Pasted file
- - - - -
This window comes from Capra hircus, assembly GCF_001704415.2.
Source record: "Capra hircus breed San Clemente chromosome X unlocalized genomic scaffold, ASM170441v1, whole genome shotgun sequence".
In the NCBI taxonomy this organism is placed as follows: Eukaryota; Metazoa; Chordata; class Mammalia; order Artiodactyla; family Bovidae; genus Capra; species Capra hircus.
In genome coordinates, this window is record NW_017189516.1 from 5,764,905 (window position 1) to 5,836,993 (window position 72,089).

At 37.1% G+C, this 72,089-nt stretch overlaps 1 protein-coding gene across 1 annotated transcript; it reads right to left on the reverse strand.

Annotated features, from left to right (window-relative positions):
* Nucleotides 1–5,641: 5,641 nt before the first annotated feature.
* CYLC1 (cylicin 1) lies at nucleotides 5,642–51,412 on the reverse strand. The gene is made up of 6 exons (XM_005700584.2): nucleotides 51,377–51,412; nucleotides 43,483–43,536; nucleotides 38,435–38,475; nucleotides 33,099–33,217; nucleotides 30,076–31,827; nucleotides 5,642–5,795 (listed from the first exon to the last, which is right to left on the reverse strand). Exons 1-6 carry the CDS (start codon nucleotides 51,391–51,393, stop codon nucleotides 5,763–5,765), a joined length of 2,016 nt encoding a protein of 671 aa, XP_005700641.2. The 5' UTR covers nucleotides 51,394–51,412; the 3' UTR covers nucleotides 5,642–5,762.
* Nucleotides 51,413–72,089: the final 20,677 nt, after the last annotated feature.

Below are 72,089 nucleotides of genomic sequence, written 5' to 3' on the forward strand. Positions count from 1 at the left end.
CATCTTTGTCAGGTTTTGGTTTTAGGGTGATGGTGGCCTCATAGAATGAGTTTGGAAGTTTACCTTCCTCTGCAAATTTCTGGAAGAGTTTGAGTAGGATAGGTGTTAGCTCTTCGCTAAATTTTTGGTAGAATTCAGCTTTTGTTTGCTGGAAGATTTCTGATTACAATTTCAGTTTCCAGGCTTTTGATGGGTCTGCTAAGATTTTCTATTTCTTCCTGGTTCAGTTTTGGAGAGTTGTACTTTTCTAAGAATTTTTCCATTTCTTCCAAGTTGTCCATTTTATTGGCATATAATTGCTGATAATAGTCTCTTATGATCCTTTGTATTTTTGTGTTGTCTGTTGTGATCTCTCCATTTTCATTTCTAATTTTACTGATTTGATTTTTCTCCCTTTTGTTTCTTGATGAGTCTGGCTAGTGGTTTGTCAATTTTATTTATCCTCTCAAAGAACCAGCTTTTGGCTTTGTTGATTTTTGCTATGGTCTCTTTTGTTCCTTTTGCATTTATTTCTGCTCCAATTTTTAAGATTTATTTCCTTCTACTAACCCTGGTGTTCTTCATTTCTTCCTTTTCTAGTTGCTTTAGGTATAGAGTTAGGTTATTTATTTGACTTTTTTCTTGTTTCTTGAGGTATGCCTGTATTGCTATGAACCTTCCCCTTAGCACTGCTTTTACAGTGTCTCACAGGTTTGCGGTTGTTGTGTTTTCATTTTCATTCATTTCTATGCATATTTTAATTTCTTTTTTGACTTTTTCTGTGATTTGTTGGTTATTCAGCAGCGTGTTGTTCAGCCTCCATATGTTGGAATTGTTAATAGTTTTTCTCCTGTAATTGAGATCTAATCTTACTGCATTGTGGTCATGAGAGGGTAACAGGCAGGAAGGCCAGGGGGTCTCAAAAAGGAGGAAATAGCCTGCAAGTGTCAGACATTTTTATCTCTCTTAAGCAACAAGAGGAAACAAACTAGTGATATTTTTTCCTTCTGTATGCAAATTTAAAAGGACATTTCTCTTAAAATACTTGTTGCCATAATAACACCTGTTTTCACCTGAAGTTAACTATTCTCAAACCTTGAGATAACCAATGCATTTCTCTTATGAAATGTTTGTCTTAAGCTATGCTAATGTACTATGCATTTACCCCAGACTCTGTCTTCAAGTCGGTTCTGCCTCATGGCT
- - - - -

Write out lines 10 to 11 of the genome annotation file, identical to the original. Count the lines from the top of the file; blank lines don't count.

Below are 72,089 nucleotides of genomic sequence, written 5' to 3' on the forward strand. Positions count from 1 at the left end.
CATCTTTGTCAGGTTTTGGTTTTAGGGTGATGGTGGCCTCATAGAATGAGTTTGGAAGTTTACCTTCCTCTGCAAATTTCTGGAAGAGTTTGAGTAGGATAGGTGTTAGCTCTTCGCTAAATTTTTGGTAGAATTCAGCTTTTGTTTGCTGGAAGATTTCTGATTACAATTTCAGTTTCCAGGCTTTTGATGGGTCTGCTAAGATTTTCTATTTCTTCCTGGTTCAGTTTTGGAGAGTTGTACTTTTCTAAGAATTTTTCCATTTCTTCCAAGTTGTCCATTTTATTGGCATATAATTGCTGATAATAGTCTCTTATGATCCTTTGTATTTTTGTGTTGTCTGTTGTGATCTCTCCATTTTCATTTCTAATTTTACTGATTTGATTTTTCTCCCTTTTGTTTCTTGATGAGTCTGGCTAGTGGTTTGTCAATTTTATTTATCCTCTCAAAGAACCAGCTTTTGGCTTTGTTGATTTTTGCTATGGTCTCTTTTGTTCCTTTTGCATTTATTTCTGCTCCAATTTTTAAGATTTATTTCCTTCTACTAACCCTGGTGTTCTTCATTTCTTCCTTTTCTAGTTGCTTTAGGTATAGAGTTAGGTTATTTATTTGACTTTTTTCTTGTTTCTTGAGGTATGCCTGTATTGCTATGAACCTTCCCCTTAGCACTGCTTTTACAGTGTCTCACAGGTTTGCGGTTGTTGTGTTTTCATTTTCATTCATTTCTATGCATATTTTAATTTCTTTTTTGACTTTTTCTGTGATTTGTTGGTTATTCAGCAGCGTGTTGTTCAGCCTCCATATGTTGGAATTGTTAATAGTTTTTCTCCTGTAATTGAGATCTAATCTTACTGCATTGTGGTCATGAGAGGGTAACAGGCAGGAAGGCCAGGGGGTCTCAAAAAGGAGGAAATAGCCTGCAAGTGTCAGACATTTTTATCTCTCTTAAGCAACAAGAGGAAACAAACTAGTGATATTTTTTCCTTCTGTATGCAAATTTAAAAGGACATTTCTCTTAAAATACTTGTTGCCATAATAACACCTGTTTTCACCTGAAGTTAACTATTCTCAAACCTTGAGATAACCAATGCATTTCTCTTATGAAATGTTTGTCTTAAGCTATGCTAATGTACTATGCATTTACCCCAGACTCTGTCTTCAAGTCGGTTCTGCCTCATGGCT